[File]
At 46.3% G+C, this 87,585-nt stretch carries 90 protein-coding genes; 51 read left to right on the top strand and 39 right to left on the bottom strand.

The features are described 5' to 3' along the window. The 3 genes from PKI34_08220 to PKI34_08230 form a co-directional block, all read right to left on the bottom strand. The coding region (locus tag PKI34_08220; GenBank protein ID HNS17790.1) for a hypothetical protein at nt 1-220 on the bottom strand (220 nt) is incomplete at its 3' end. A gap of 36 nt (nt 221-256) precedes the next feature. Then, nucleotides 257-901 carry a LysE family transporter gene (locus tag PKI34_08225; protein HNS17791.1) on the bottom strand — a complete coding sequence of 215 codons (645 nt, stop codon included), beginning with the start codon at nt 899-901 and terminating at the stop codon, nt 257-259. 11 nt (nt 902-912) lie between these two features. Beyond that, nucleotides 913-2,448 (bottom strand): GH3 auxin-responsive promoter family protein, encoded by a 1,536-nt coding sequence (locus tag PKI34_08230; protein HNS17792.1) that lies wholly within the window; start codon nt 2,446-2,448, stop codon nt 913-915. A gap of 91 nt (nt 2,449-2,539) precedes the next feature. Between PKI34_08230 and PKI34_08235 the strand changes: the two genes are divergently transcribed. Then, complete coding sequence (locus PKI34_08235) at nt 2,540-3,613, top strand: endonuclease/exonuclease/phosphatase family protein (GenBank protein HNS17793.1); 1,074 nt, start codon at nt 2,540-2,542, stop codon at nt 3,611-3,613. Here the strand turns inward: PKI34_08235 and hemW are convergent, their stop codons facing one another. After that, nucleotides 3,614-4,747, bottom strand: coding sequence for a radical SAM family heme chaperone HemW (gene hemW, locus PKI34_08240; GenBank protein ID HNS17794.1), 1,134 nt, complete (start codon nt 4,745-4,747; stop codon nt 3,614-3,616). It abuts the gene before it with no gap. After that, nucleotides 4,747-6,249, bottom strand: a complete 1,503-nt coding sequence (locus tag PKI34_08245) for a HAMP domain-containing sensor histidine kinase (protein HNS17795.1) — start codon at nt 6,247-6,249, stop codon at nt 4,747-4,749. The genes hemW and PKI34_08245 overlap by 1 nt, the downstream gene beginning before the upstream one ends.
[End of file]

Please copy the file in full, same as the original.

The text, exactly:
At 46.3% G+C, this 87,585-nt stretch carries 90 protein-coding genes; 51 read left to right on the top strand and 39 right to left on the bottom strand.

The features are described 5' to 3' along the window. The 3 genes from PKI34_08220 to PKI34_08230 form a co-directional block, all read right to left on the bottom strand. The coding region (locus tag PKI34_08220; GenBank protein ID HNS17790.1) for a hypothetical protein at nt 1-220 on the bottom strand (220 nt) is incomplete at its 3' end. A gap of 36 nt (nt 221-256) precedes the next feature. Then, nucleotides 257-901 carry a LysE family transporter gene (locus tag PKI34_08225; protein HNS17791.1) on the bottom strand — a complete coding sequence of 215 codons (645 nt, stop codon included), beginning with the start codon at nt 899-901 and terminating at the stop codon, nt 257-259. 11 nt (nt 902-912) lie between these two features. Beyond that, nucleotides 913-2,448 (bottom strand): GH3 auxin-responsive promoter family protein, encoded by a 1,536-nt coding sequence (locus tag PKI34_08230; protein HNS17792.1) that lies wholly within the window; start codon nt 2,446-2,448, stop codon nt 913-915. A gap of 91 nt (nt 2,449-2,539) precedes the next feature. Between PKI34_08230 and PKI34_08235 the strand changes: the two genes are divergently transcribed. Then, complete coding sequence (locus PKI34_08235) at nt 2,540-3,613, top strand: endonuclease/exonuclease/phosphatase family protein (GenBank protein HNS17793.1); 1,074 nt, start codon at nt 2,540-2,542, stop codon at nt 3,611-3,613. Here the strand turns inward: PKI34_08235 and hemW are convergent, their stop codons facing one another. After that, nucleotides 3,614-4,747, bottom strand: coding sequence for a radical SAM family heme chaperone HemW (gene hemW, locus PKI34_08240; GenBank protein ID HNS17794.1), 1,134 nt, complete (start codon nt 4,745-4,747; stop codon nt 3,614-3,616). It abuts the gene before it with no gap. After that, nucleotides 4,747-6,249, bottom strand: a complete 1,503-nt coding sequence (locus tag PKI34_08245) for a HAMP domain-containing sensor histidine kinase (protein HNS17795.1) — start codon at nt 6,247-6,249, stop codon at nt 4,747-4,749. The genes hemW and PKI34_08245 overlap by 1 nt, the downstream gene beginning before the upstream one ends.